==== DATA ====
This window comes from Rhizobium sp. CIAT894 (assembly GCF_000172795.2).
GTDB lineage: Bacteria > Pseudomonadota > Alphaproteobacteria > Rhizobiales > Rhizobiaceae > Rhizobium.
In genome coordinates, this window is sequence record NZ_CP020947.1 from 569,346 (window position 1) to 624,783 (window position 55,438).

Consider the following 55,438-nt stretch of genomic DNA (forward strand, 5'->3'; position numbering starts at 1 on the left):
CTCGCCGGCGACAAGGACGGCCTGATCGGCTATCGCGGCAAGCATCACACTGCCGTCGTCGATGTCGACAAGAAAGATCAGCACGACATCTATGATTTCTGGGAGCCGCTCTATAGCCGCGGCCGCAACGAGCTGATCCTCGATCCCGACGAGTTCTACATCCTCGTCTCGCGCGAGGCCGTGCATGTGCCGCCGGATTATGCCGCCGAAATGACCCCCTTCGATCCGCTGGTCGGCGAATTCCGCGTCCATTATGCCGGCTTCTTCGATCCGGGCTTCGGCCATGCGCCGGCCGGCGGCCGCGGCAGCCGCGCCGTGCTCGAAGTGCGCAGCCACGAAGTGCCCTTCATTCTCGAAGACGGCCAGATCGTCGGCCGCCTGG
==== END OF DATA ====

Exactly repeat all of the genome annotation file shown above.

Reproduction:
This window comes from Rhizobium sp. CIAT894 (assembly GCF_000172795.2).
GTDB lineage: Bacteria > Pseudomonadota > Alphaproteobacteria > Rhizobiales > Rhizobiaceae > Rhizobium.
In genome coordinates, this window is sequence record NZ_CP020947.1 from 569,346 (window position 1) to 624,783 (window position 55,438).

Consider the following 55,438-nt stretch of genomic DNA (forward strand, 5'->3'; position numbering starts at 1 on the left):
CTCGCCGGCGACAAGGACGGCCTGATCGGCTATCGCGGCAAGCATCACACTGCCGTCGTCGATGTCGACAAGAAAGATCAGCACGACATCTATGATTTCTGGGAGCCGCTCTATAGCCGCGGCCGCAACGAGCTGATCCTCGATCCCGACGAGTTCTACATCCTCGTCTCGCGCGAGGCCGTGCATGTGCCGCCGGATTATGCCGCCGAAATGACCCCCTTCGATCCGCTGGTCGGCGAATTCCGCGTCCATTATGCCGGCTTCTTCGATCCGGGCTTCGGCCATGCGCCGGCCGGCGGCCGCGGCAGCCGCGCCGTGCTCGAAGTGCGCAGCCACGAAGTGCCCTTCATTCTCGAAGACGGCCAGATCGTCGGCCGCCTGG